Fittingly, considering both actors' legendary methods of "deadpan thespianism", Webb was born just one day after "cinematic samurai" Toshiro Mifune - in the same month of the same year.
On August 11, 2009, Sergeant Joe Friday appeared on a .44-cent ($0.44) United States postage stamp commemorating Dragnet and Jack Webb as part of the Post Offices Early TV Memories Stamp Collection.
Webb narrated a training film for the United States Postal Service titled Is It Worth It? The training film laid out details for Poster Workers should not tamper with mail or steal from the Post Office.
Webb was a close friend of Star Trek creator, Gene Roddenberry. While Webb was doing Dragnet, Roddenberry was an L.A.P.D. officer and would submit treatments to Webb of real cases for Webb to make into episodes.
Webb is buried in the Forest Lawn Hollywood Hills Cemetary in Los Angeles.
Webb's personal politics were very conservative and this was reflected in the tone of his shows.
Webb's character, Sgt. Joe Friday, never said, "Just the facts, ma'am."
Webb briefly served as head of production for the TV unit of Warner Brothers in 1962.
Webb directed and co-starred with Robert Mitchum in the 1961 film The Last Time I Saw Archie.
Webb's life was the subject of an episode of Biography on A&E.
Webb won critical acclaim for his portrayal of a hard core Marine Corps Drill Instructor in the 1957 film The D.I.
Webb had two daughters with first wife Julie London: Stacey and Alisa.
Webb was nominated for Emmys for Dragnet from 1953-56 but never won.
Webb has 2 stars on the Hollywood Walk of Fame, one for radio located at 7040 Hollywood Boulevard and the other for television located at 6728 Hollywood Boulevard.
Webb was married four times:
Julie London (1947-53)
Dorothy Towne (1955-57)
Jackie Loughery (1958-64)
Opal Wright (1980-his death)
Webb was the basis for the character of Brett Chase in the 1997 film L. A. Confidential.
Webb was offered the role of Dean Wormer on Animal House but turned it down.
Webb smoked three packs of cigarettes a day.
Webb never knew his father and was raised by his mother and maternal grandmother.
Webb's production company was named Mark VII.
In 1968, Webb parodied his Joe Friday persona in a hilarious Tonight Show skit with Johnny Carson. This skit has been know as The Great Clapper Caper or The Copper Clapper Caper.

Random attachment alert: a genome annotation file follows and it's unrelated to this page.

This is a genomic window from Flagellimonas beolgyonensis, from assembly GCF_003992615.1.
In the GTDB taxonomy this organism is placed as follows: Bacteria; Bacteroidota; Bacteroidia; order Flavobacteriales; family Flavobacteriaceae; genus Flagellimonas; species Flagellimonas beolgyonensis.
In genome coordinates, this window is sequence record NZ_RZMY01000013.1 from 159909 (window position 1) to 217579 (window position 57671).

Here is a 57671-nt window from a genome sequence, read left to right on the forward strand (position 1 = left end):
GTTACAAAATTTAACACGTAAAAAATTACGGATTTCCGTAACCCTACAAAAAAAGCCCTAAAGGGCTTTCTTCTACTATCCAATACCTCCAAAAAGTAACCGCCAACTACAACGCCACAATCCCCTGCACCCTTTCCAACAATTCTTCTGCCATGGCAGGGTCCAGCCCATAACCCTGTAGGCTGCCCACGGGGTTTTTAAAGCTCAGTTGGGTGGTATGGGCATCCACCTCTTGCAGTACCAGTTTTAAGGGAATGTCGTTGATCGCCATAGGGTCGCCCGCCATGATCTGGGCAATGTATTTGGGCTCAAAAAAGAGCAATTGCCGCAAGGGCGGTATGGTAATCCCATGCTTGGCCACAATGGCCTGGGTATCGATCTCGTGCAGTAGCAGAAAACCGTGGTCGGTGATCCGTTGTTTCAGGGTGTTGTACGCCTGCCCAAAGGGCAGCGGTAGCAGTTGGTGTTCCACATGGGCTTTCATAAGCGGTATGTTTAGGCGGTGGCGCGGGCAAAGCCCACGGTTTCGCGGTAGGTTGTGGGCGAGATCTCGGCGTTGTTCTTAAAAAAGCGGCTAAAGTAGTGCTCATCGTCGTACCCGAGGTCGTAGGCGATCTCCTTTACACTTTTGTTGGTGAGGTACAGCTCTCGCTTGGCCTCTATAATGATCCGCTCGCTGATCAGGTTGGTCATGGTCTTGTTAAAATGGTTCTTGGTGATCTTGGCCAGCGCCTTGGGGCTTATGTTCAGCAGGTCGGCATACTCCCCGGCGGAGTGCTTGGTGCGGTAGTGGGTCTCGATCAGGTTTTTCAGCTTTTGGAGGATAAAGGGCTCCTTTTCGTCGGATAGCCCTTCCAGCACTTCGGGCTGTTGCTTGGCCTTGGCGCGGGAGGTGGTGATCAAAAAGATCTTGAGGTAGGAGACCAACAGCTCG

At the time of his death Webb was considering reviving Dragnet with Kent McCord as his partner.
The LAPD named a police academy auditorium after Webb.
Webb cast ex-wife Julie London and her current husband, Bobby Troup, in his 1972-77 series Emergency!
Webb's second version of Dragnet lasted from 1967 to 1970. That series was a bigger hit in syndication than first run.
In 1951, Webb took Dragnet from radio to television. The series lasted until 1959.
Webb played William Holden's best friend in the classic film Sunset Boulevard.
Webb co-starred with Marlon Brando in 1950's The Men which was also Brando's film debut.
In 1950, Webb co-starred with future Dragnet partner Harry Morgan in Dark City. That film also marked the movie debut of Charlton Heston.
The radio version of Dragnet premiered on 1949 on NBC with Webb as Joe Friday and Barton Yarborough as Ben Romero.
Webb's work on the 1948 film He Walked by Night gave him the idea for Dragnet.
Webb starred in a radio drama, Pat Novak for Hire, after leaving the service.
Webb served as a crew member of a B-26 Marauder during World War II.
Webb grew up in the Bunker Hill section of Los Angeles.
He was 5 feet 10 inches tall.
Upon his death, the badge number 714, used by his character Sgt. Joe Friday in Dragnet was officially retired by the Los Angeles Police Department.
Performed charity work related to widows and orphans of police officers killed in the line of duty.
He was buried with full honors befitting a LAPD detective, inculding a 17-gun salute.
Jack had just over 6,000 jazz albums in his private colletion.